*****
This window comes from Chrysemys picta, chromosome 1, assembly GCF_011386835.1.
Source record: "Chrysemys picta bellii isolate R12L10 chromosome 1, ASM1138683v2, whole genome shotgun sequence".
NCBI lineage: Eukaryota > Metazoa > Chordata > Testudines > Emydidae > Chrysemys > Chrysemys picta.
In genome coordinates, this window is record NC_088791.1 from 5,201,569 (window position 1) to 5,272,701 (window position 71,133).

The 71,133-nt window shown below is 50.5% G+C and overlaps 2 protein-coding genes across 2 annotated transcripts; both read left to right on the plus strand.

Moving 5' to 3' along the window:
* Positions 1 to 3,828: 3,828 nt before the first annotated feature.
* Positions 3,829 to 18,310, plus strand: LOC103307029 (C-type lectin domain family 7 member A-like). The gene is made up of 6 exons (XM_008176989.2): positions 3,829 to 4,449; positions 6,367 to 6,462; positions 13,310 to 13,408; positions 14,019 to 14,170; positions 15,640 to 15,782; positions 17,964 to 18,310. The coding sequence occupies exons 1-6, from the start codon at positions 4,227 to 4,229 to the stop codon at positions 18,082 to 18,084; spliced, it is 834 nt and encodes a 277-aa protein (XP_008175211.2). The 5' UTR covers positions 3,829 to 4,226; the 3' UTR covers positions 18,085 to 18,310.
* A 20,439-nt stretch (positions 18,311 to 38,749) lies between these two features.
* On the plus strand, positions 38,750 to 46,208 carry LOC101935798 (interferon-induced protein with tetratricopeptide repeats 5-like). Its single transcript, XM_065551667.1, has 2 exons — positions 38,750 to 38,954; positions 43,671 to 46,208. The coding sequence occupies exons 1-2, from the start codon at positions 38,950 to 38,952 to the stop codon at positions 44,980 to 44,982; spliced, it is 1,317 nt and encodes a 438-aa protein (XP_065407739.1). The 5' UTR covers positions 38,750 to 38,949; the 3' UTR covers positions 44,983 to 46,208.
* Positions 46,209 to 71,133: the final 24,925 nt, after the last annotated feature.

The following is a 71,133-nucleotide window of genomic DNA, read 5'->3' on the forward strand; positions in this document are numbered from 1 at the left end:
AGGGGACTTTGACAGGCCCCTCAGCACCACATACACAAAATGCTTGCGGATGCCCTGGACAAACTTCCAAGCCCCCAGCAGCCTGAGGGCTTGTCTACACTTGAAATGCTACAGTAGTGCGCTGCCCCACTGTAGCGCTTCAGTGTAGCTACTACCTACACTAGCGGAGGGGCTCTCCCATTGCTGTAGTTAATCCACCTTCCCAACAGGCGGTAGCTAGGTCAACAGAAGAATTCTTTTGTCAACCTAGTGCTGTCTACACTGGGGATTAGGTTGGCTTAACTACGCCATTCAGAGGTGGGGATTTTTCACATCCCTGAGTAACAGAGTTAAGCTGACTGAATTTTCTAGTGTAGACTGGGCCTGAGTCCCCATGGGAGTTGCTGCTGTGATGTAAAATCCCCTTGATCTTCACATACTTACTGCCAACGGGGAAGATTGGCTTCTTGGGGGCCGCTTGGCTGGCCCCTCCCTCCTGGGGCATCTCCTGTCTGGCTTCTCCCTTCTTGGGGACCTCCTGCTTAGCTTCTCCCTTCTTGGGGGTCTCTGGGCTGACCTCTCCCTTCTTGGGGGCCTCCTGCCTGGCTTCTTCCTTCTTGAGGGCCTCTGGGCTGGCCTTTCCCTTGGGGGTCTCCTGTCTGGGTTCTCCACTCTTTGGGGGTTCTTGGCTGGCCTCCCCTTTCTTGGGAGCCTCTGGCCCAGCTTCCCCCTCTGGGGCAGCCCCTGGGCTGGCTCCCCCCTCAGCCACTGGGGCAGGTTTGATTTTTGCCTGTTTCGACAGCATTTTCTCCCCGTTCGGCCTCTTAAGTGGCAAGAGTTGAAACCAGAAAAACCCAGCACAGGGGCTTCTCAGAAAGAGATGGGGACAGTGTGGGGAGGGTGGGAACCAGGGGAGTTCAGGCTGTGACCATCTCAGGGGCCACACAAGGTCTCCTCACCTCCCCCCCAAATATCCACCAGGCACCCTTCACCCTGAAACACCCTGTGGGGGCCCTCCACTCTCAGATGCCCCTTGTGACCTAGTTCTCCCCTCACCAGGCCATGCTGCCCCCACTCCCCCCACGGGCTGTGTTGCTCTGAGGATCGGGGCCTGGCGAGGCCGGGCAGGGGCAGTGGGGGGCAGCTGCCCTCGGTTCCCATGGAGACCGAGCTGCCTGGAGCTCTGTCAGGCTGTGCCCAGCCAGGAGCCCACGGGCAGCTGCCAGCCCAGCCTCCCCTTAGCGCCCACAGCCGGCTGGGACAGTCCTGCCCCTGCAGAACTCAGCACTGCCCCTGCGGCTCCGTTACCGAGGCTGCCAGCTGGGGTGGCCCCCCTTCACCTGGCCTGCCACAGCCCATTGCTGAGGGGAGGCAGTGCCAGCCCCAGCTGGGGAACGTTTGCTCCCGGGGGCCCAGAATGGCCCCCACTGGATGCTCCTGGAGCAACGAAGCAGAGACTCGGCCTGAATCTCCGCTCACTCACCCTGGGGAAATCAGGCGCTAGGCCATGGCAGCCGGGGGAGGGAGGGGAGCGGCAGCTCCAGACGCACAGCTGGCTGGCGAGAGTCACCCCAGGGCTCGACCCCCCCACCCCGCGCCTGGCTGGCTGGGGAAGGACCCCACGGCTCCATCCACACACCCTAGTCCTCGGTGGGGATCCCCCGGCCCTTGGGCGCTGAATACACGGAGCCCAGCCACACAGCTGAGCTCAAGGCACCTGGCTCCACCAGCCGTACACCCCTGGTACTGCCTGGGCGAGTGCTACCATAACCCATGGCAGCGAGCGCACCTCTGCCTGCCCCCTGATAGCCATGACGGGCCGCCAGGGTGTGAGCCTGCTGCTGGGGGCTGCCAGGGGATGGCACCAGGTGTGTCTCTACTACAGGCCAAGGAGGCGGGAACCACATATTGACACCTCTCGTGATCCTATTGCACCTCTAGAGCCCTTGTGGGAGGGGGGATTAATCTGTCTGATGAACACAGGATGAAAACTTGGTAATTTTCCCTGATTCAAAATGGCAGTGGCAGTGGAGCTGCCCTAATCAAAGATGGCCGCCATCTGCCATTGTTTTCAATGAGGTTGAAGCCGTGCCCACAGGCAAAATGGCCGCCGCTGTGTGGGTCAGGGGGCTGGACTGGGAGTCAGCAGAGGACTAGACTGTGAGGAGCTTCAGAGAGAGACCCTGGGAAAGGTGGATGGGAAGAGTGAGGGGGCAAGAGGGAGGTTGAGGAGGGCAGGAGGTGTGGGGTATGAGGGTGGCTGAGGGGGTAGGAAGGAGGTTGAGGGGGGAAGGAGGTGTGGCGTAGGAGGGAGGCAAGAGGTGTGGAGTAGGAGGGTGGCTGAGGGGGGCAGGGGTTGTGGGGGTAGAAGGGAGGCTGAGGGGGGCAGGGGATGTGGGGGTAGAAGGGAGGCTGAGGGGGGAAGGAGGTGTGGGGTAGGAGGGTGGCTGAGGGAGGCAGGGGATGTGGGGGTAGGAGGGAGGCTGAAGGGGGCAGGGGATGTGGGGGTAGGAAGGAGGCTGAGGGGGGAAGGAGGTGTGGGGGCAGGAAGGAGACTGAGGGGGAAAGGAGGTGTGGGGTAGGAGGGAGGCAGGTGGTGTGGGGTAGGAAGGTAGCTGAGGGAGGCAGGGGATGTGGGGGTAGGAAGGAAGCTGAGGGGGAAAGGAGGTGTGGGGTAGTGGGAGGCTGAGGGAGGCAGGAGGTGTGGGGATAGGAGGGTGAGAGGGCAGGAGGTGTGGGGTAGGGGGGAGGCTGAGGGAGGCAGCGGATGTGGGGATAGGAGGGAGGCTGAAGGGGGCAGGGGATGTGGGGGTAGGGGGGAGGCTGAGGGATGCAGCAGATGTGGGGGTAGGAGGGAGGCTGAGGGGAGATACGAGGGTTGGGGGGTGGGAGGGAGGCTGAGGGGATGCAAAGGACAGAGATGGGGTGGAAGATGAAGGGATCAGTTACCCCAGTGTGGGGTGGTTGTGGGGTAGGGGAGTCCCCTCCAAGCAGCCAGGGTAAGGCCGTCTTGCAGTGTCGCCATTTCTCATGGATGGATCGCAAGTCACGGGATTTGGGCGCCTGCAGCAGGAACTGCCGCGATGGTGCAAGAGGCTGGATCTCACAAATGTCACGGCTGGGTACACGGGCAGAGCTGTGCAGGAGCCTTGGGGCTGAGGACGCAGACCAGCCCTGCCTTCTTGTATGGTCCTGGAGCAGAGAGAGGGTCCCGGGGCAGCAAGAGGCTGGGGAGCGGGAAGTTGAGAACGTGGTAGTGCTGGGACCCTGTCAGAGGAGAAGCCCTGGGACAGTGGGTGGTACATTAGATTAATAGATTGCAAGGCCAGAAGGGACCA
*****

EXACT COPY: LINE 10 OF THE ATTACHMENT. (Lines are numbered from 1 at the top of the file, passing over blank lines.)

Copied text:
* On the plus strand, positions 38,750 to 46,208 carry LOC101935798 (interferon-induced protein with tetratricopeptide repeats 5-like). Its single transcript, XM_065551667.1, has 2 exons — positions 38,750 to 38,954; positions 43,671 to 46,208. The coding sequence occupies exons 1-2, from the start codon at positions 38,950 to 38,952 to the stop codon at positions 44,980 to 44,982; spliced, it is 1,317 nt and encodes a 438-aa protein (XP_065407739.1). The 5' UTR covers positions 38,750 to 38,949; the 3' UTR covers positions 44,983 to 46,208.